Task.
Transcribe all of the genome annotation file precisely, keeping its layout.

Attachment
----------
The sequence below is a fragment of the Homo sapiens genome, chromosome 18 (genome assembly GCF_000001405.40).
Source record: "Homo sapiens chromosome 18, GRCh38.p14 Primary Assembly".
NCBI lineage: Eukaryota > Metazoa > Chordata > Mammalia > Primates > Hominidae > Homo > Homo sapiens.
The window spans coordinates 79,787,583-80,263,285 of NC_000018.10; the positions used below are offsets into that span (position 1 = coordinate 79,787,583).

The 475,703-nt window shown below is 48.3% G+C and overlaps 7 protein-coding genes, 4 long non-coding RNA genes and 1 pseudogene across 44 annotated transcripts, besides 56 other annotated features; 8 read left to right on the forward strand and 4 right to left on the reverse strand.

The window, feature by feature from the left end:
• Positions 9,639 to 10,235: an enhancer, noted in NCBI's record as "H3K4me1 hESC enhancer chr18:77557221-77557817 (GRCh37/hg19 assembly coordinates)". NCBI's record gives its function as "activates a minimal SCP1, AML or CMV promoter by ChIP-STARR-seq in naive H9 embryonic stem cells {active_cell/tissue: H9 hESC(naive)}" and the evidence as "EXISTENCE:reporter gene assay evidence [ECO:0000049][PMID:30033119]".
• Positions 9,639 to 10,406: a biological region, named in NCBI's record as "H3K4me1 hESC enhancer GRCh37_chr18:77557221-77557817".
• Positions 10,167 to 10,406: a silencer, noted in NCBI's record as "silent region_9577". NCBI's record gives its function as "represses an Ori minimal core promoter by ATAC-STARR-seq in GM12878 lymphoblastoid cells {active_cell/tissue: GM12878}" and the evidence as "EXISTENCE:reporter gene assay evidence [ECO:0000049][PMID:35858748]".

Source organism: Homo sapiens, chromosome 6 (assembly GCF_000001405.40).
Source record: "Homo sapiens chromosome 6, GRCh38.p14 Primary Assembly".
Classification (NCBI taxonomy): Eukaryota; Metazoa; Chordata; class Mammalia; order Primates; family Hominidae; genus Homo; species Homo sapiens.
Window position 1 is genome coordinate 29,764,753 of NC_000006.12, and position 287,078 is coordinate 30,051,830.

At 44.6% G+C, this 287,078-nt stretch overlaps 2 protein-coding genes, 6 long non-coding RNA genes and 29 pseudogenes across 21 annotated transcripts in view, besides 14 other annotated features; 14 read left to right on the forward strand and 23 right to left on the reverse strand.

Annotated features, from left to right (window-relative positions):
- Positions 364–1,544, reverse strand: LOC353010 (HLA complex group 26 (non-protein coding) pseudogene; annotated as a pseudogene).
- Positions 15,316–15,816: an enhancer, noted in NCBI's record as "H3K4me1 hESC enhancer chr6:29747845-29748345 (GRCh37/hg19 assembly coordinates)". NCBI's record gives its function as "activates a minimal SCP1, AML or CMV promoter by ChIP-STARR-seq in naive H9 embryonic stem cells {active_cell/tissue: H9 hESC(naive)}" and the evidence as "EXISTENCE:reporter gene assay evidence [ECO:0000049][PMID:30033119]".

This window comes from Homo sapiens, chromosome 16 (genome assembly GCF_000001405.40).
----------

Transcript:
The sequence below is a fragment of the Homo sapiens genome, chromosome 18 (genome assembly GCF_000001405.40).
Source record: "Homo sapiens chromosome 18, GRCh38.p14 Primary Assembly".
NCBI lineage: Eukaryota > Metazoa > Chordata > Mammalia > Primates > Hominidae > Homo > Homo sapiens.
The window spans coordinates 79,787,583-80,263,285 of NC_000018.10; the positions used below are offsets into that span (position 1 = coordinate 79,787,583).

The 475,703-nt window shown below is 48.3% G+C and overlaps 7 protein-coding genes, 4 long non-coding RNA genes and 1 pseudogene across 44 annotated transcripts, besides 56 other annotated features; 8 read left to right on the forward strand and 4 right to left on the reverse strand.

The window, feature by feature from the left end:
• Positions 9,639 to 10,235: an enhancer, noted in NCBI's record as "H3K4me1 hESC enhancer chr18:77557221-77557817 (GRCh37/hg19 assembly coordinates)". NCBI's record gives its function as "activates a minimal SCP1, AML or CMV promoter by ChIP-STARR-seq in naive H9 embryonic stem cells {active_cell/tissue: H9 hESC(naive)}" and the evidence as "EXISTENCE:reporter gene assay evidence [ECO:0000049][PMID:30033119]".
• Positions 9,639 to 10,406: a biological region, named in NCBI's record as "H3K4me1 hESC enhancer GRCh37_chr18:77557221-77557817".
• Positions 10,167 to 10,406: a silencer, noted in NCBI's record as "silent region_9577". NCBI's record gives its function as "represses an Ori minimal core promoter by ATAC-STARR-seq in GM12878 lymphoblastoid cells {active_cell/tissue: GM12878}" and the evidence as "EXISTENCE:reporter gene assay evidence [ECO:0000049][PMID:35858748]".

Source organism: Homo sapiens, chromosome 6 (assembly GCF_000001405.40).
Source record: "Homo sapiens chromosome 6, GRCh38.p14 Primary Assembly".
Classification (NCBI taxonomy): Eukaryota; Metazoa; Chordata; class Mammalia; order Primates; family Hominidae; genus Homo; species Homo sapiens.
Window position 1 is genome coordinate 29,764,753 of NC_000006.12, and position 287,078 is coordinate 30,051,830.

At 44.6% G+C, this 287,078-nt stretch overlaps 2 protein-coding genes, 6 long non-coding RNA genes and 29 pseudogenes across 21 annotated transcripts in view, besides 14 other annotated features; 14 read left to right on the forward strand and 23 right to left on the reverse strand.

Annotated features, from left to right (window-relative positions):
- Positions 364–1,544, reverse strand: LOC353010 (HLA complex group 26 (non-protein coding) pseudogene; annotated as a pseudogene).
- Positions 15,316–15,816: an enhancer, noted in NCBI's record as "H3K4me1 hESC enhancer chr6:29747845-29748345 (GRCh37/hg19 assembly coordinates)". NCBI's record gives its function as "activates a minimal SCP1, AML or CMV promoter by ChIP-STARR-seq in naive H9 embryonic stem cells {active_cell/tissue: H9 hESC(naive)}" and the evidence as "EXISTENCE:reporter gene assay evidence [ECO:0000049][PMID:30033119]".

This window comes from Homo sapiens, chromosome 16 (genome assembly GCF_000001405.40).